Heat pipe (HP) (Fig. 1) is one of the most remarkable achievements in the field of thermal physics and heat transfer engineering in recent century because of its unique ability to transfer heat over considerable distances with minimal or without considerable heat losses. It is a highly passive device that can quickly transfer heat from one point to another. They are often referred to as the ‘‘superconductors’’ of heat as they possess an extraordinary heat transfer capacity and rate with almost no heat loss [1, 2]
Heat pipe was first coined by Gaugler  in 1994 of the General Motors Corporation in the U.S. Patent No. 2350348. In 1962, Trefethen  revived the idea of a heat pipe in connection with the space program. However, serious development started in 1964 when the heat pipe was independently reinvented and a patent application was filed by Grover at Los Alamos National Laboratory in New Mexico. After the work of Grover, the heat transfer community started usage of heat pipe in different applications [4, 5]D.A. Reay and P. Dunn  described different applications of heat pipes in the areas of space craft, chemical reactors etc. The main applications of HPs are to protect the environment and as well to save energy. The utilisation of heat pipes in a nuclear application improves the heat transfer coefficient, which is higher than in conventional heat exchanger systems.
The operation of a heat pipe  is easily understood by using a cylindrical geometry. Though, it can be of any size or shape. Working fluids such as water, methane, etc can be used with respect to its operating temperature. HP length is divided into three sections: The evaporator, adiabatic and condenser sections. Heat applied externally to the evaporator section is conducted through the pipe wall and wick structure, where it vaporizes the working fluid. The resulting vapor pressure drives the vapor through the adiabatic section to the condenser, where the vapor condenses, releasing its latent heat of vaporization to the provided heat sink. The capillary pressure created by the menisci in the wick pumps (or drives) the condensed fluid back to the evaporator section. Therefore, the heat pipe can continuously transport the latent heat of vaporization from the evaporator to the condenser section. This process will continue as long as there is a sufficient capillary pressure to drive the condensate back to the evaporator. During the condensation process, the menisci in the condenser section are nearly flat. A capillary pressure exists at the liquid-vapor interface due to the surface tension of the working fluid and the curved structure of the interface. The difference in the curvature of the menisci along the liquid-vapor interface causes the capillary pressure to change along the pipe. This capillary pressure gradient circulates the fluid against the liquid and vapor pressure losses, and adverse body forces such as gravity or acceleration.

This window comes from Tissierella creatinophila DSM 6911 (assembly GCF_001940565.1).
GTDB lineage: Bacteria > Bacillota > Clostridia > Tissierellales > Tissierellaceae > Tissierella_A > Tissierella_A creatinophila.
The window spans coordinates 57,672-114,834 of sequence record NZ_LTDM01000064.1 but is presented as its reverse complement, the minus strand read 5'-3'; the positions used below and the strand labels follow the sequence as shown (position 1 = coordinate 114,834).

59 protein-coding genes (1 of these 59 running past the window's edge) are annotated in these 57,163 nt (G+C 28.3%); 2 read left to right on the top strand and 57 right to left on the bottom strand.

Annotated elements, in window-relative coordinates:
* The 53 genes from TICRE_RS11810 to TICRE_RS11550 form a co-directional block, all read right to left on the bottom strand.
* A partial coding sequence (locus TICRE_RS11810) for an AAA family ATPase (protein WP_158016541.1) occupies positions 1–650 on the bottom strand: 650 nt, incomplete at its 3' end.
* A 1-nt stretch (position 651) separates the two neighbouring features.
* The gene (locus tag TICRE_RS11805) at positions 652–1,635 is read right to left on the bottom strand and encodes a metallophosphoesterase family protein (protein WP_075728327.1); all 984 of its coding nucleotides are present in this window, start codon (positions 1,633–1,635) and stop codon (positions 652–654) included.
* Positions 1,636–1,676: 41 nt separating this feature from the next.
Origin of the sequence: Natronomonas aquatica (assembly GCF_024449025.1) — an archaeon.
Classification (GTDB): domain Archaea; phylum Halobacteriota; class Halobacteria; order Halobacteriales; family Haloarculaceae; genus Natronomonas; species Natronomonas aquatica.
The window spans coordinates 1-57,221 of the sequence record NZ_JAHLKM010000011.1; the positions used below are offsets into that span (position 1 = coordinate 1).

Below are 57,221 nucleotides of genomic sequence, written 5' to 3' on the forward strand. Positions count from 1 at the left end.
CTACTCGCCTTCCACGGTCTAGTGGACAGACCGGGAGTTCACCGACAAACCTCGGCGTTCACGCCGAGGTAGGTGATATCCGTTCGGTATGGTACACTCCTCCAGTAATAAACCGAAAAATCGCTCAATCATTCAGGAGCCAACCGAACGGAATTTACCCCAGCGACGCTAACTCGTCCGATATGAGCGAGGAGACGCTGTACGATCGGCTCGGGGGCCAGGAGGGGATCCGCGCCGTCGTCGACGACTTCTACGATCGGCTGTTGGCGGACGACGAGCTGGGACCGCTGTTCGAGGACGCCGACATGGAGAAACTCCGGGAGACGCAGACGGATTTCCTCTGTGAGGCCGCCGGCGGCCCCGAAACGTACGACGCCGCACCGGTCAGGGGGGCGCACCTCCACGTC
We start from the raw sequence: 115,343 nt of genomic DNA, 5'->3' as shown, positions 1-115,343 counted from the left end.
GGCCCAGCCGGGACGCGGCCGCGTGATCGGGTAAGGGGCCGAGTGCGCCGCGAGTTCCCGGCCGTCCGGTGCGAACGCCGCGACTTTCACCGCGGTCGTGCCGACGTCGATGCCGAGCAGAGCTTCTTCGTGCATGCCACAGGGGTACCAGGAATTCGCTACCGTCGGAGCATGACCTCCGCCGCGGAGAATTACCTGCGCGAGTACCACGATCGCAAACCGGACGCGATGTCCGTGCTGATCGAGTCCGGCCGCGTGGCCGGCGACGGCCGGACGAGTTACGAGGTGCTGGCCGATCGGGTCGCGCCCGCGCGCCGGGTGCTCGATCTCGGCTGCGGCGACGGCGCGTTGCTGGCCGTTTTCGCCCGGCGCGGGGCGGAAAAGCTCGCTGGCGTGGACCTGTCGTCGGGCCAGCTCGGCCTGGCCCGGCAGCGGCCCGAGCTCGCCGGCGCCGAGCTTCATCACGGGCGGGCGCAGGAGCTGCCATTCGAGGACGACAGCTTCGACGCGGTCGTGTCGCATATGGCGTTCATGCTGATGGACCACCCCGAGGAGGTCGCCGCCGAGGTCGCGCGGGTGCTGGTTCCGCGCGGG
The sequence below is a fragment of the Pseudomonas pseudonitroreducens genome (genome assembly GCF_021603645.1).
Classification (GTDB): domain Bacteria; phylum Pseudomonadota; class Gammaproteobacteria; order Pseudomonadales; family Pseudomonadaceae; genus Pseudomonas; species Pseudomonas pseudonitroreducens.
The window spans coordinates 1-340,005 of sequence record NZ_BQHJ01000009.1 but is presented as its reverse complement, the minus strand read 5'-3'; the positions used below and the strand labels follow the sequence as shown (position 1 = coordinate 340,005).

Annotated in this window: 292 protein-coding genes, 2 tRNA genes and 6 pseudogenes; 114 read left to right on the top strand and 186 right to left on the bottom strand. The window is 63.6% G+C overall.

1.Zohuri, B., Heat Pipe Design and Technology Modern Applications for Practical (z-lib.org).pdf. second ed. 2016: Springer International Publishing.
2.Zohuri, B., Heat Pipe Design and Technology. 2016.
3.Wang, P., et al., A laboratory scale heat pipe condenser with sweating boosted air cooling. Applied Thermal Engineering, 2020. 170.
4.Mochizuki, M., et al., Heat pipe based passive emergency core cooling system for safe shutdown of nuclear power reactor. Applied Thermal Engineering, 2014. 73(1): p. 699-706.
5.Kuang, Y., C. Yi, and W. Wang, Heat transfer performance analysis of a large-scale separate heat pipe with a built-in tube. Applied Thermal Engineering, 2020. 167.
6.Faghri, A., Heat Pipes: Review, Opportunities and Challenges. Frontiers in Heat Pipes, 2014. 5(1).
7.Faghri, A., Heat Pipes: Review, Opportunities and Challenges. Frontiers in Heat Pipes, 2014: p. 48.
Writer: Emmanuel Osei Tutu (Harbin Engineering University)
Editor: Priscilla Oforiwaa
Designers: Zhang Jing & Zhang Chao
Translation : Zhang Chao